Cystic and cyst-like lesions of the jaw are a recurrent finding in routine dental radiography but not in paleopathology. This paper describes a large oval osteolytic cavity (23 × 14 mm) observed in the mandible of a middle-aged female unearthed from the Roman necropolis of Quinta da Torrinha/Quinta de Santo António (Almada, Portugal, 3rd–5th centuries AD). The lesion was located in the body of the mandible, inferior to the alveolus of the first left molar. The associated tooth exhibited a carious lesion that destroyed the tooth crown and exposed the pulp cavity. The osteolytic lesion presented inner smooth walls and sharped regular contours, surrounded by slight microporosity. Radiography revealed an unilocular lesion with well-defined contours and a thin opaque rim. The differential diagnosis considered several odontogenic and non-odontogenic conditions of the jaw. The size and shape of the cavity, the nature of its walls and contours, and the presence of a source of infection in the pulp is consistent with an odontogenic condition of inflammatory origin, probably a radicular cyst.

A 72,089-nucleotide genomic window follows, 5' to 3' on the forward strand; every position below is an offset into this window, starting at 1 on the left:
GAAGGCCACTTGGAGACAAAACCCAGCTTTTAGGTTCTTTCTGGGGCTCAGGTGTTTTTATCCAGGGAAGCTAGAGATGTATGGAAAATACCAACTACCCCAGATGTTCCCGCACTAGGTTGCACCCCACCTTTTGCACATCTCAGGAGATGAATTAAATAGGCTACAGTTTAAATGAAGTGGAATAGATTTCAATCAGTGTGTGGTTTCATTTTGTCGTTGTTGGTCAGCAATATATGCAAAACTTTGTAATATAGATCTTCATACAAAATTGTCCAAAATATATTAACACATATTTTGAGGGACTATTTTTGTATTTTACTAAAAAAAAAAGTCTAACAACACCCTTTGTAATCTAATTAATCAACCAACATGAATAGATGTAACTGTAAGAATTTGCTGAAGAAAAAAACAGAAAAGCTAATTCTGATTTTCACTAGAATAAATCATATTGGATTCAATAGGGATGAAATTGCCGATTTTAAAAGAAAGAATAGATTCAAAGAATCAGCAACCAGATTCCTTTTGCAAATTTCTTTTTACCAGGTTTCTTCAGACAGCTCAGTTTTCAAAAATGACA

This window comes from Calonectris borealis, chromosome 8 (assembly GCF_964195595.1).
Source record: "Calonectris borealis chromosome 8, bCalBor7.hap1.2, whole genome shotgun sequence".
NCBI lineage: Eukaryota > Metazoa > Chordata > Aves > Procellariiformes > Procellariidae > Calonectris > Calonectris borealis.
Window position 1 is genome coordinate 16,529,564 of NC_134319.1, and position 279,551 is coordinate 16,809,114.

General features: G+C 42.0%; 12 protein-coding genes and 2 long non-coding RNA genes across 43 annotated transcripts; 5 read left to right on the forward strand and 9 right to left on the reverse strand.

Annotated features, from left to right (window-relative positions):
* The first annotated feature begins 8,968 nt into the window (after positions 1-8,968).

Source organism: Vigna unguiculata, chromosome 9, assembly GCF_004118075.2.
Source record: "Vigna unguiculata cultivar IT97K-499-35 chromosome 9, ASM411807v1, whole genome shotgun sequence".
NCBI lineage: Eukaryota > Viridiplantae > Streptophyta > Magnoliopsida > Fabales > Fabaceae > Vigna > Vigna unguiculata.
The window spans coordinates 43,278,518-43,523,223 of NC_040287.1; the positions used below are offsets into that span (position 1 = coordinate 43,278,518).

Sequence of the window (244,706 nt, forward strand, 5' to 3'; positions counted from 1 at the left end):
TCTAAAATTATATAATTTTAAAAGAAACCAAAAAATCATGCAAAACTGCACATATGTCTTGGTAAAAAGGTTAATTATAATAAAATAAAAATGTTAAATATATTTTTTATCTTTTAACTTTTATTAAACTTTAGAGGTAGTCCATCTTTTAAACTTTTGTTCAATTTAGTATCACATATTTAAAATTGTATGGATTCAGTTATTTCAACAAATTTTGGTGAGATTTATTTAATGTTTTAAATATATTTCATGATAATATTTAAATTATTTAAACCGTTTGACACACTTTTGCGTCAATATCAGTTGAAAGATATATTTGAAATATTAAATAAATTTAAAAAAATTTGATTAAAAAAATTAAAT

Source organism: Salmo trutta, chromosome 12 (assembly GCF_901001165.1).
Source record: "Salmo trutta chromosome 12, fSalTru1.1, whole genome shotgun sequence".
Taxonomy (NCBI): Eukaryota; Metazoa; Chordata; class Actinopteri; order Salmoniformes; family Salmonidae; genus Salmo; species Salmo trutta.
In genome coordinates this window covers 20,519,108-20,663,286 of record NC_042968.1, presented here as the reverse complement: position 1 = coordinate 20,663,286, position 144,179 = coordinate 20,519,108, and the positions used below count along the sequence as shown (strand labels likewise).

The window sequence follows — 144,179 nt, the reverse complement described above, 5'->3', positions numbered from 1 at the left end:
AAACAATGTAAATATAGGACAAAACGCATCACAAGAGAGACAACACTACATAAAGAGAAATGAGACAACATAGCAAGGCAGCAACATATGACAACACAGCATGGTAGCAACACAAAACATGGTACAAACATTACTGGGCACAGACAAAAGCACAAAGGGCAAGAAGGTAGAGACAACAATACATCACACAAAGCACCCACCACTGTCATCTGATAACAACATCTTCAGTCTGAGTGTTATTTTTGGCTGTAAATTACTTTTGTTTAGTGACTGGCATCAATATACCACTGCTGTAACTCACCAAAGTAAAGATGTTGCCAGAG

|Number of pages||9|
|Journal||International Journal of Paleopathology|
|Publication status||Published - Sep 2018|
Casimiro, S., Assis, S., & Cardoso, F. A. (2018). Is it a cystic or a cystic-like condition? Discussing the aetiology of an unusual large mandibular lesion in a Roman skeleton from Quinta da Torrinha/Quinta de Santo António (Almada, Portugal - 3rd-5th AD). International Journal of Paleopathology, 22, 149-157.